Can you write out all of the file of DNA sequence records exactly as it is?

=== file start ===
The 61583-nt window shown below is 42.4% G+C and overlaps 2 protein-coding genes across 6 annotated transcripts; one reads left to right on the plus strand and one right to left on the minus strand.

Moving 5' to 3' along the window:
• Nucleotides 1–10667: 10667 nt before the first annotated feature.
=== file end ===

The 61583-nt window shown below is 42.4% G+C and overlaps 2 protein-coding genes across 6 annotated transcripts; one reads left to right on the plus strand and one right to left on the minus strand.

Moving 5' to 3' along the window:
• Nucleotides 1–10667: 10667 nt before the first annotated feature.